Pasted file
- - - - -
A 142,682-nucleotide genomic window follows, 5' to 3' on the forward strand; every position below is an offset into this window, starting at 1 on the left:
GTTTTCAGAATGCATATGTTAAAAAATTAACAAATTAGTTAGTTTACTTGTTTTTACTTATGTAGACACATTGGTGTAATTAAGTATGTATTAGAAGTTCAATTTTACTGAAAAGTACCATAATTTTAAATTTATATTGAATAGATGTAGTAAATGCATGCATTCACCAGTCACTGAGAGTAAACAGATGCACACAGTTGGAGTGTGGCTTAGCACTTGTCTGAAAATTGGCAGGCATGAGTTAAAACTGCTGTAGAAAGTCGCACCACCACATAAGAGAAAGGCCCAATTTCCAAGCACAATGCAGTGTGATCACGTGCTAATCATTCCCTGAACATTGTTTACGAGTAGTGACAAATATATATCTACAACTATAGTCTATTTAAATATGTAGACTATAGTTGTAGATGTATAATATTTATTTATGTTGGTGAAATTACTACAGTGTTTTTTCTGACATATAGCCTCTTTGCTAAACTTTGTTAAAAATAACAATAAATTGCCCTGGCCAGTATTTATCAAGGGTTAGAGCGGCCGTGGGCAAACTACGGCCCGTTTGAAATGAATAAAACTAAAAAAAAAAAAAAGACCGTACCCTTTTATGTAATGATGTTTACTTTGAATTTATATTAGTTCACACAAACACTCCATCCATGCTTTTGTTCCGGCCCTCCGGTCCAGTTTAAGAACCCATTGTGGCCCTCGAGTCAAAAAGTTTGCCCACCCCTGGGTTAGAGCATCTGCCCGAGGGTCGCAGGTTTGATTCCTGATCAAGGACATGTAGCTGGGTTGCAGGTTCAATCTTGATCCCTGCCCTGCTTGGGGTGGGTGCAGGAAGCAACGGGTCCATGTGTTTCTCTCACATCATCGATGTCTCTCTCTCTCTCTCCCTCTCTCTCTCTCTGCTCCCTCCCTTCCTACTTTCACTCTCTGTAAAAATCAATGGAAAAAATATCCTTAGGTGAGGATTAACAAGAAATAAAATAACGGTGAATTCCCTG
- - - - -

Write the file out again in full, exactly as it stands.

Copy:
A 142,682-nucleotide genomic window follows, 5' to 3' on the forward strand; every position below is an offset into this window, starting at 1 on the left:
GTTTTCAGAATGCATATGTTAAAAAATTAACAAATTAGTTAGTTTACTTGTTTTTACTTATGTAGACACATTGGTGTAATTAAGTATGTATTAGAAGTTCAATTTTACTGAAAAGTACCATAATTTTAAATTTATATTGAATAGATGTAGTAAATGCATGCATTCACCAGTCACTGAGAGTAAACAGATGCACACAGTTGGAGTGTGGCTTAGCACTTGTCTGAAAATTGGCAGGCATGAGTTAAAACTGCTGTAGAAAGTCGCACCACCACATAAGAGAAAGGCCCAATTTCCAAGCACAATGCAGTGTGATCACGTGCTAATCATTCCCTGAACATTGTTTACGAGTAGTGACAAATATATATCTACAACTATAGTCTATTTAAATATGTAGACTATAGTTGTAGATGTATAATATTTATTTATGTTGGTGAAATTACTACAGTGTTTTTTCTGACATATAGCCTCTTTGCTAAACTTTGTTAAAAATAACAATAAATTGCCCTGGCCAGTATTTATCAAGGGTTAGAGCGGCCGTGGGCAAACTACGGCCCGTTTGAAATGAATAAAACTAAAAAAAAAAAAAAGACCGTACCCTTTTATGTAATGATGTTTACTTTGAATTTATATTAGTTCACACAAACACTCCATCCATGCTTTTGTTCCGGCCCTCCGGTCCAGTTTAAGAACCCATTGTGGCCCTCGAGTCAAAAAGTTTGCCCACCCCTGGGTTAGAGCATCTGCCCGAGGGTCGCAGGTTTGATTCCTGATCAAGGACATGTAGCTGGGTTGCAGGTTCAATCTTGATCCCTGCCCTGCTTGGGGTGGGTGCAGGAAGCAACGGGTCCATGTGTTTCTCTCACATCATCGATGTCTCTCTCTCTCTCTCCCTCTCTCTCTCTCTGCTCCCTCCCTTCCTACTTTCACTCTCTGTAAAAATCAATGGAAAAAATATCCTTAGGTGAGGATTAACAAGAAATAAAATAACGGTGAATTCCCTG